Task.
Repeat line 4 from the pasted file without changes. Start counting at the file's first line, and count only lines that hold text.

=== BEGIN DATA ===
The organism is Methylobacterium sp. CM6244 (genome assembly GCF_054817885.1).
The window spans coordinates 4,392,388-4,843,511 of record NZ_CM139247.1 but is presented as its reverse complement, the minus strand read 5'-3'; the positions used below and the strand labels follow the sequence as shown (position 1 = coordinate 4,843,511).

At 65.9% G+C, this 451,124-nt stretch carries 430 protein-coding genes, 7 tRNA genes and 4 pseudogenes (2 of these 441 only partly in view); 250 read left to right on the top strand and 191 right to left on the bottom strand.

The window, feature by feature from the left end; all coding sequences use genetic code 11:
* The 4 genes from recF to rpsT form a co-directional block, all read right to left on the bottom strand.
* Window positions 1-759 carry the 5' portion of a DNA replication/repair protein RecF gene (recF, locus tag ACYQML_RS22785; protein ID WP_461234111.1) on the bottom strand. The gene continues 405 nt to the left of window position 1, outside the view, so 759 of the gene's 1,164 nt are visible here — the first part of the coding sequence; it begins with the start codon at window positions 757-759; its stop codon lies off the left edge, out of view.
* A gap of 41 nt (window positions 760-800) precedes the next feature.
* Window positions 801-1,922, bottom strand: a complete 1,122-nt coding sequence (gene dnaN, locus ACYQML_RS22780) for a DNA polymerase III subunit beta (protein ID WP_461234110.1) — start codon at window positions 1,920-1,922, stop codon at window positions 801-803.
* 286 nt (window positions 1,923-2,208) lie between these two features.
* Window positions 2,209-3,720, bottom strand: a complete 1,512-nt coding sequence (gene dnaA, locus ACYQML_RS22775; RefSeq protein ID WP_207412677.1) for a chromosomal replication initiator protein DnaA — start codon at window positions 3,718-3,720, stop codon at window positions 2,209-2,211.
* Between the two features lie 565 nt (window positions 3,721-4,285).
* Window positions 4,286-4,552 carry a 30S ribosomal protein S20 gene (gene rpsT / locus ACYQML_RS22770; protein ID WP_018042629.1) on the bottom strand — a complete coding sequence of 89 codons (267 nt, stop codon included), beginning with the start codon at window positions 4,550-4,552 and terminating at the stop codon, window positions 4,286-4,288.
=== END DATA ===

The window, feature by feature from the left end; all coding sequences use genetic code 11: